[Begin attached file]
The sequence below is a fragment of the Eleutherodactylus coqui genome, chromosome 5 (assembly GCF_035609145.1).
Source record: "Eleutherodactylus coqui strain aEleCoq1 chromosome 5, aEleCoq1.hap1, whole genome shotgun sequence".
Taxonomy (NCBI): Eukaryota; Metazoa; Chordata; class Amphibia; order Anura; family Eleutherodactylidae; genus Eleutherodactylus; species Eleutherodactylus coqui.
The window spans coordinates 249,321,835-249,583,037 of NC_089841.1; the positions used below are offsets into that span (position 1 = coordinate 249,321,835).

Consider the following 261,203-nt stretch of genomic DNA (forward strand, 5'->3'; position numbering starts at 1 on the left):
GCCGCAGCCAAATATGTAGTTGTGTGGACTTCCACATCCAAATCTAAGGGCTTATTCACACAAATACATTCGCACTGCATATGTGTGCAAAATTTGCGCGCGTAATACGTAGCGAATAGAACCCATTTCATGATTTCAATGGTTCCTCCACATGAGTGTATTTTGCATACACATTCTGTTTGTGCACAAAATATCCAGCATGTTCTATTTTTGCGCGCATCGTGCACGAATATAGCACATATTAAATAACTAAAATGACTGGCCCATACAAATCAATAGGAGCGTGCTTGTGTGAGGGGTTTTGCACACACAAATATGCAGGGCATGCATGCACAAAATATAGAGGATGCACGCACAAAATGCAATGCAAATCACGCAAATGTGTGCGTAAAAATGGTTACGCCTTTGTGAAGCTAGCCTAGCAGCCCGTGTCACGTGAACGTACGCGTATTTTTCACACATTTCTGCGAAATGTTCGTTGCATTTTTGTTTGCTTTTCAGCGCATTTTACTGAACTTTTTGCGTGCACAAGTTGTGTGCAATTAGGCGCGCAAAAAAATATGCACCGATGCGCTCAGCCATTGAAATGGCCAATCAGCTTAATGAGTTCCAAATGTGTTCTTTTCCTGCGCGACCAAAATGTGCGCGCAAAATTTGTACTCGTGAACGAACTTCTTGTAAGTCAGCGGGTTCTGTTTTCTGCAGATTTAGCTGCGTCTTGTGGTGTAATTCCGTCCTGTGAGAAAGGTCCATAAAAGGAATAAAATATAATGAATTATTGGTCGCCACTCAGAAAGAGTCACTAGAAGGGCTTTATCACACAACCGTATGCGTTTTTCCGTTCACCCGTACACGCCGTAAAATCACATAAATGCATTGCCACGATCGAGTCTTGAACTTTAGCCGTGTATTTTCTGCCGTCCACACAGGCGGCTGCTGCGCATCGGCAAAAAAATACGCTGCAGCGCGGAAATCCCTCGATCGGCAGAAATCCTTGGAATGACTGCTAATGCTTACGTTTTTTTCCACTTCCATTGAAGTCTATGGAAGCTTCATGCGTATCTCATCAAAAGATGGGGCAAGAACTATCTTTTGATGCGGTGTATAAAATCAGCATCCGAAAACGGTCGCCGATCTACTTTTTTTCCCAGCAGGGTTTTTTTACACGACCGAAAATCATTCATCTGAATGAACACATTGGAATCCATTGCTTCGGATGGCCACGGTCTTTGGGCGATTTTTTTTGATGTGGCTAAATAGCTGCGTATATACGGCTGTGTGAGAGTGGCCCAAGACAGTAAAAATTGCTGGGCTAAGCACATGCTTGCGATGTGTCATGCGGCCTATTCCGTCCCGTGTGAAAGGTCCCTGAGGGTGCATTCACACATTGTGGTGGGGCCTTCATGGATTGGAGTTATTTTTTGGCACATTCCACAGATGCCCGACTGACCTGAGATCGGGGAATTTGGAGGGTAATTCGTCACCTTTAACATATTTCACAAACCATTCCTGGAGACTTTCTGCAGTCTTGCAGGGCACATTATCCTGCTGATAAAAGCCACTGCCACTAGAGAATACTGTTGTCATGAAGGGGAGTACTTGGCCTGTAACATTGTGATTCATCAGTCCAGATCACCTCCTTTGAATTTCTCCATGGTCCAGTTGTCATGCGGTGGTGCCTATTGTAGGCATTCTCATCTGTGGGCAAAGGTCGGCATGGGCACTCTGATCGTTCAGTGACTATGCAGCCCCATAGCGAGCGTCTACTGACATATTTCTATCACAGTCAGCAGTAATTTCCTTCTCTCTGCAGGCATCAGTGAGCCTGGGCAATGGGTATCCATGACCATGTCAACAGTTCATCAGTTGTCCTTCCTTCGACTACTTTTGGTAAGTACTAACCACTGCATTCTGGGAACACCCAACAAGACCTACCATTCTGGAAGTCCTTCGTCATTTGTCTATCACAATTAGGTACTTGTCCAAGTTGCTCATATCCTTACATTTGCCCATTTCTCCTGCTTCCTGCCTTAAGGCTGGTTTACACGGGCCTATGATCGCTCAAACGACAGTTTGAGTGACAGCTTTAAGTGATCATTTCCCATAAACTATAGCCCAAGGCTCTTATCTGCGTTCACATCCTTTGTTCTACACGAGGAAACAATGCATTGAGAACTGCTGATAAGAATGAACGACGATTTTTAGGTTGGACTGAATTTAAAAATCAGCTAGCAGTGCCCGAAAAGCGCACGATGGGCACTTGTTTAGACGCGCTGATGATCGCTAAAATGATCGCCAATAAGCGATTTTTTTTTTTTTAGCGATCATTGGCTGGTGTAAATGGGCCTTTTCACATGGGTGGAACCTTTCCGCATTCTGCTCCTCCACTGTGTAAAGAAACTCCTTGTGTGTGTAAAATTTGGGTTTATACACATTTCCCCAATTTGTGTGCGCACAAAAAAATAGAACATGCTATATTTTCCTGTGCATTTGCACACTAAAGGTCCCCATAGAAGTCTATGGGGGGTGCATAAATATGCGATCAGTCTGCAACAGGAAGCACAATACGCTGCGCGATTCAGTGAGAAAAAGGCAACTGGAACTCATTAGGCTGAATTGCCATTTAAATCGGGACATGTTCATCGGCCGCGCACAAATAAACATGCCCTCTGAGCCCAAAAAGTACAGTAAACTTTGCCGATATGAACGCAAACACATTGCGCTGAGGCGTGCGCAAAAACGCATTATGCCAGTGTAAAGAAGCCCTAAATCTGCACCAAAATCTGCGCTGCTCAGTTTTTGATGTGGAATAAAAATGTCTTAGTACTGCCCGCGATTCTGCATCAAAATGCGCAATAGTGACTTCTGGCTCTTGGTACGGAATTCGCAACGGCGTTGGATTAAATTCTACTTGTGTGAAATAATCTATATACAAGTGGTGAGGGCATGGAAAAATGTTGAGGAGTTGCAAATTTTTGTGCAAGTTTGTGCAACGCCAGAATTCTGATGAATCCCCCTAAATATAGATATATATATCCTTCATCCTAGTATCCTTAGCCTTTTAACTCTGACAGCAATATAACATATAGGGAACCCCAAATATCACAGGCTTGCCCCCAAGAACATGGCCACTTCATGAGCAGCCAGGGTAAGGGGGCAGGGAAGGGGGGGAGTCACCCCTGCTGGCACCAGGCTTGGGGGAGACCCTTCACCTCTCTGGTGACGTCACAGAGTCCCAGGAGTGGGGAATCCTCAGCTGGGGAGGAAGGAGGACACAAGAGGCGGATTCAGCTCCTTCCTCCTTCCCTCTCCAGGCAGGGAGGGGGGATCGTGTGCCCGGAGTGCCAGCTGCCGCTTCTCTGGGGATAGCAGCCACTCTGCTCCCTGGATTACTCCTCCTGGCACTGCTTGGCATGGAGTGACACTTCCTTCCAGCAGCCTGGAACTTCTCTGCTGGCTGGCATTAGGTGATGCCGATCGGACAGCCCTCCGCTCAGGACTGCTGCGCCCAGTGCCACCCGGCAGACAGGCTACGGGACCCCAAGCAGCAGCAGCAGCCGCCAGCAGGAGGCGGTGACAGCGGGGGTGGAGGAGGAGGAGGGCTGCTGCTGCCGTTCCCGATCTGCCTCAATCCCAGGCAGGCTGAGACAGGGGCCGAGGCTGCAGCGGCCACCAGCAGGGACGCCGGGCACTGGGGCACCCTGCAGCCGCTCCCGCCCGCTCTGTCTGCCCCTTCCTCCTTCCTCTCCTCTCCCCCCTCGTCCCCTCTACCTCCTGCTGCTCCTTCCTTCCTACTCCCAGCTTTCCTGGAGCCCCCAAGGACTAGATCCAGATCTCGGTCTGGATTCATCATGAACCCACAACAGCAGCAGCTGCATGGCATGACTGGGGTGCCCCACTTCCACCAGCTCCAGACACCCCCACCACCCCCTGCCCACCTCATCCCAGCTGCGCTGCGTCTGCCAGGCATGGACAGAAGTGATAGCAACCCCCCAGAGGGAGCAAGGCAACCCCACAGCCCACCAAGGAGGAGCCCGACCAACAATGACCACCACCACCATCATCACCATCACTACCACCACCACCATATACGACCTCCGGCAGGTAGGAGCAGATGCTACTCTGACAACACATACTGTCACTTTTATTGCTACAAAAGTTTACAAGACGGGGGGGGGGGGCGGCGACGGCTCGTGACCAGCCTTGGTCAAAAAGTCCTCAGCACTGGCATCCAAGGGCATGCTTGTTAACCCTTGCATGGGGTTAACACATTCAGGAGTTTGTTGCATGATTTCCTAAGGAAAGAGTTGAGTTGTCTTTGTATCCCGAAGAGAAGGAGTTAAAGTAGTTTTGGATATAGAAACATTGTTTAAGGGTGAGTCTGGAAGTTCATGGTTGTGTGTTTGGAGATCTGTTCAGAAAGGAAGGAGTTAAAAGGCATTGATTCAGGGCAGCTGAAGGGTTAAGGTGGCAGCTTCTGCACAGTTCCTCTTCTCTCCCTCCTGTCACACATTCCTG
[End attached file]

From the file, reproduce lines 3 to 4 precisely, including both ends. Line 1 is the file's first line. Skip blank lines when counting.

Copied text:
Taxonomy (NCBI): Eukaryota; Metazoa; Chordata; class Amphibia; order Anura; family Eleutherodactylidae; genus Eleutherodactylus; species Eleutherodactylus coqui.
The window spans coordinates 249,321,835-249,583,037 of NC_089841.1; the positions used below are offsets into that span (position 1 = coordinate 249,321,835).